In the humorous tradition of Kurt Vonnegut and Douglas Adams, Alan Felyk tells the tale of a love triangle that has been recruited by Fate to preserve eternity. Something is wrong with humanity’s DNA, meaning no candidates will be qualified to replace God when the Universe reboots. And, to complicate matters, overgrown mosquitos from another galaxy have designs on becoming the chosen ones.
The novel blurs the difference between probability and possibility. Unlikely events in the late 1960s propel Paul Tomenko to riches and fame before his sophomore year in college. And the cherry on top is Maggie Mae Monahan, a beautiful, highly intelligent blonde who becomes his girlfriend.
However, the Universe demands payback for his good fortune just months before graduation. Maggie Mae is swept away to head a top-secret job for the Pentagon, which views Paul as a subversive counterculture icon. Then he is killed in an automobile accident and ushered into the Afterlife by a gatekeeper that resembles Cher, the singer-actress. And what would be the odds that he would become the first human EVER to physically collide with God?
Even the Creator is skeptical of coincidences in a Universe full of them.
Paul soon finds himself splitting time on Earth and in God’s library, which is located somewhere off the GPS grid. And while Maggie Mae is saving the Earth through her top-secret project, Paul’s task is a little more daunting. He is told to repair whatever is wrong in the Afterlife so that Cher can butt-slap the soul of every living organism that’s ever existed into higher planes of existence.
It’s a schedule that will demand short Chef Boy-ar-dee lunches.
Paul could use the expertise of his missing love, but his imagination provides the next best thing: Katharine Ross the Librarian, a figment modeled after the actress for whom he lusts. She knows where all the information is stored if Paul can only tell her what he needs. Meanwhile, when he’s back on Earth, he must contend with Allie Briarsworth, a stunning redhead who was hired to be Paul’s assistant. And while he professes steadfast love for Maggie Mae, he soon realizes that he loves Allie as well.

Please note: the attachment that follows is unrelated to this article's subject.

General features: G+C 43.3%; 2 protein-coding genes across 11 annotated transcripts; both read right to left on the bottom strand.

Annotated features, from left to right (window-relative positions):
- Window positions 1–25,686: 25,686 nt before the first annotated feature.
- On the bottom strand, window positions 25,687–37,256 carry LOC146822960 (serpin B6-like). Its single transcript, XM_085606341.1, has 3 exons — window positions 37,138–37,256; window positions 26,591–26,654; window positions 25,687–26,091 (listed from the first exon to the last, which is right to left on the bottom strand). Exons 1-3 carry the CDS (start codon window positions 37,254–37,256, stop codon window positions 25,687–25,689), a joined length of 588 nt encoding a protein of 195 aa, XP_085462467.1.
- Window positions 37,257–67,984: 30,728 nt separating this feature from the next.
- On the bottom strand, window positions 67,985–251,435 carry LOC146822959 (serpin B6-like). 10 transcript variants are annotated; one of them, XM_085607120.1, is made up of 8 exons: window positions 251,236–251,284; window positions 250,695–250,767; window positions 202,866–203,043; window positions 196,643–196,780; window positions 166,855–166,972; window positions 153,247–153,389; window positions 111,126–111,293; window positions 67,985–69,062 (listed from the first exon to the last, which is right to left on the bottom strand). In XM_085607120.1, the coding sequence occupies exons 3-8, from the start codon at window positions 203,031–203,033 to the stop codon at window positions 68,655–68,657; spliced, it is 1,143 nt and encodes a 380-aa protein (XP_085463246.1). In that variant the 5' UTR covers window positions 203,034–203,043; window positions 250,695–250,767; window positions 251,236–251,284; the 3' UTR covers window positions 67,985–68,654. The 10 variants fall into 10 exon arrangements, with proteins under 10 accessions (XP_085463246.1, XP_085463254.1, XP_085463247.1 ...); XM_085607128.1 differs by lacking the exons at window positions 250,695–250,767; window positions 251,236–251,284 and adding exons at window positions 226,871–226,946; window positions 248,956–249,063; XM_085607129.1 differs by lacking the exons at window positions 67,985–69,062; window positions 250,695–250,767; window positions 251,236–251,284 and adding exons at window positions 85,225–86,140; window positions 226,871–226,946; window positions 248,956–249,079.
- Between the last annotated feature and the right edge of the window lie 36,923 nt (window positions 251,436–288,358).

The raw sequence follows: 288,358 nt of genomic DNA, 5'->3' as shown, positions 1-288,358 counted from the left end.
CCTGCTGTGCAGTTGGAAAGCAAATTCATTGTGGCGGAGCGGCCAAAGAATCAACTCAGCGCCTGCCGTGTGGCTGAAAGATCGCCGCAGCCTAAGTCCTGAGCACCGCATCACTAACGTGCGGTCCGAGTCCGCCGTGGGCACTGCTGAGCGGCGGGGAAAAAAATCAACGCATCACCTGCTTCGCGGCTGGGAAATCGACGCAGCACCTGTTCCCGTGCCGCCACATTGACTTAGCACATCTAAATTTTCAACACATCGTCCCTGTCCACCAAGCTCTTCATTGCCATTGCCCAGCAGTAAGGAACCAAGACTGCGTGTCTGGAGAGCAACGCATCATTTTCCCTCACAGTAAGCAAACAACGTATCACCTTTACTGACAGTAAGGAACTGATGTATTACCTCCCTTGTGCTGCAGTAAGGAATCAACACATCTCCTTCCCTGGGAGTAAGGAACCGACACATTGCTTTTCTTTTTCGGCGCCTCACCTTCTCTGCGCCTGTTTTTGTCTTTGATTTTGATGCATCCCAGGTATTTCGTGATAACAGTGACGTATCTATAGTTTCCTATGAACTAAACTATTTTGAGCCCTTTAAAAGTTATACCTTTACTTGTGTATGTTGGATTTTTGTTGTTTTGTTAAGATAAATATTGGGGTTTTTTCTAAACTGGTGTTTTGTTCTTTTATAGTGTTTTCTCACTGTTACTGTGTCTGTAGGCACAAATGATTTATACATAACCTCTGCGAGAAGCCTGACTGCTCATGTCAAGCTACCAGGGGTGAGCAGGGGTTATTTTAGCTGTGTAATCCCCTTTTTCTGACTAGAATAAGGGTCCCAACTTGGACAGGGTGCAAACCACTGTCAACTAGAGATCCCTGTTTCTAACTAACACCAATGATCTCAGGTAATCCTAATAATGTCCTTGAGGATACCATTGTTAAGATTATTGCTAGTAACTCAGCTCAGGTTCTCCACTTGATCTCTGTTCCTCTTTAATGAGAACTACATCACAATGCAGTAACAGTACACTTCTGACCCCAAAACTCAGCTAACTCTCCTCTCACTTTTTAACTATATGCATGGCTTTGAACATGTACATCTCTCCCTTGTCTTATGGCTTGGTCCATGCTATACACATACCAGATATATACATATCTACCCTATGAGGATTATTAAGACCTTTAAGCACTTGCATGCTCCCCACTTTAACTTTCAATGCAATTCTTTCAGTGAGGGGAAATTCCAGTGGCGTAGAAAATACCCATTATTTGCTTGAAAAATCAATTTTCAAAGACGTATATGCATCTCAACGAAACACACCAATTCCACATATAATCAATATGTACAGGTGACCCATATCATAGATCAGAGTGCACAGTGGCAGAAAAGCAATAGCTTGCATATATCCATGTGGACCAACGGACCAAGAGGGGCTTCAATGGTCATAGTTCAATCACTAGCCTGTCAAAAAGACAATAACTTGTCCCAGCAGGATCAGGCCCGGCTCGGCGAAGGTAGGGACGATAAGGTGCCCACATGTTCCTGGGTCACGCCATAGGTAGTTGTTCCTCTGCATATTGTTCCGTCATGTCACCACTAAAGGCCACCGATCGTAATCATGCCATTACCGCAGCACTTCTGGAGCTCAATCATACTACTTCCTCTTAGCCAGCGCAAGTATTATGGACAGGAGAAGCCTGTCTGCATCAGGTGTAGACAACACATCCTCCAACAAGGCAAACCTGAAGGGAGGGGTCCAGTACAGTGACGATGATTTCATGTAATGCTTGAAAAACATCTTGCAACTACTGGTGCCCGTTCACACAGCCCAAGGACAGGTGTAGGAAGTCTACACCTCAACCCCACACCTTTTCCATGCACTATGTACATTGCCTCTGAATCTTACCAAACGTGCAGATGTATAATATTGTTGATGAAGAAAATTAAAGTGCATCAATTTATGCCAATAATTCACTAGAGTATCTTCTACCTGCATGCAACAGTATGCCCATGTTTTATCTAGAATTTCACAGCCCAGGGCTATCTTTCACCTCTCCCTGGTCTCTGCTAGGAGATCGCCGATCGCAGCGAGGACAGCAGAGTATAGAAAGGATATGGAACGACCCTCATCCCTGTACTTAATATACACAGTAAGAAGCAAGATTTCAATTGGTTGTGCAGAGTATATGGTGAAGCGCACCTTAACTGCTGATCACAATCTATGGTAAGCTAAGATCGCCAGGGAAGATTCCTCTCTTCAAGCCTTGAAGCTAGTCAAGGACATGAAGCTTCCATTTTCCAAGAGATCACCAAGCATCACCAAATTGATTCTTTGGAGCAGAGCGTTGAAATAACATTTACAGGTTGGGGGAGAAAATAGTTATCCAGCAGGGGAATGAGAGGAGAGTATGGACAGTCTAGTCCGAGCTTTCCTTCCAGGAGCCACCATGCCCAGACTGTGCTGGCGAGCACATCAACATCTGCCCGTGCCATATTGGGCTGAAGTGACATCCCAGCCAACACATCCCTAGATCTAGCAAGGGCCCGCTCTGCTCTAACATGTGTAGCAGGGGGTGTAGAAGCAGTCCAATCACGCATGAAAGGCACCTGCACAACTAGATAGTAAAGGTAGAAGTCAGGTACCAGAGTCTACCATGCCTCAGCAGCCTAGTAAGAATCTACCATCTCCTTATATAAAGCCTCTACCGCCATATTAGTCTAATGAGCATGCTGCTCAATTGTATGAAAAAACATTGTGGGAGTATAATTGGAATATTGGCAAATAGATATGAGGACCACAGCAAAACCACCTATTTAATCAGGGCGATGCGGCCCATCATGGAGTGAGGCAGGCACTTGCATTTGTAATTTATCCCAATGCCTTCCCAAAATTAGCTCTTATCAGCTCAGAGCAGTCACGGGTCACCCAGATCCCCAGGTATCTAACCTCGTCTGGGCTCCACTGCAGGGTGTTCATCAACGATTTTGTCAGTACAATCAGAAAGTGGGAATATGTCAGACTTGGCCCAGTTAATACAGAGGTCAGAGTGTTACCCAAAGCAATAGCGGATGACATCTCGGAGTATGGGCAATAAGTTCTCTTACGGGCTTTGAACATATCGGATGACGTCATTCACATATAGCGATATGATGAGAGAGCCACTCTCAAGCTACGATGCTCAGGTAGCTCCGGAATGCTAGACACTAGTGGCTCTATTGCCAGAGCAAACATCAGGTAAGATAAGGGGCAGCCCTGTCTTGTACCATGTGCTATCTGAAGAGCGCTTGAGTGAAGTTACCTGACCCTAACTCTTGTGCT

But the clock is ticking, and life on Earth is about to take a licking. After Paul discovers that the Cassamarians, the mosquito men from the Andromeda Galaxy, have sabotaged humanity’s DNA, he is told the end is nigh. God’s subcontractors–Space, Time, Energy, and Matter–have to clean up the Solar System’s version of Aisle Three and prevent the proliferation of additional souls.
Despite the help of Maggie Mae, Allie, two superintelligent six-year-old neo-Neanderthal children, a Japanese-American bioengineer who believes he can’t die, and the head of a genetics laboratory who knows how to manipulate the government, Paul eventually realizes he will have to pull something out of his ass … literally.
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The son of Ukrainian immigrants, Alan Felyk was born in St. Paul, Minnesota, in 1950. His family moved to Colorado in 1957, and he has lived in the Denver area for most of his adult life.
A University of Colorado graduate in news-editorial journalism, he worked as a public information aide for the National Oceanic and Atmospheric Administration while earning his degree.
Felyk started his newspaper career as a sports editor for Sentinel Newspapers in Denver and moved to general assignment reporting. He became senior editor of the four newspapers in Adams County. He also wrote freelance music articles for several national publications.
In 1984, Felyk joined Lockheed Martin (then Martin Marietta) as a technical editor. He worked on numerous new-business proposals for the Department of Defense and the National Aeronautics and Space Administration. He retired in 2011 from his post as manager of the Lockheed Martin’s Space Systems Company Editorial and Graphics department in Denver.
During his life, Felyk also worked as a groundskeeper, janitor, road crew worker, survey crew assistant, busboy, waiter, houseboy, and taxi driver.
He’s a serious music fan (his iPod contains more than 27,000 songs), and he enjoys science fiction and humor. And, of course, writing.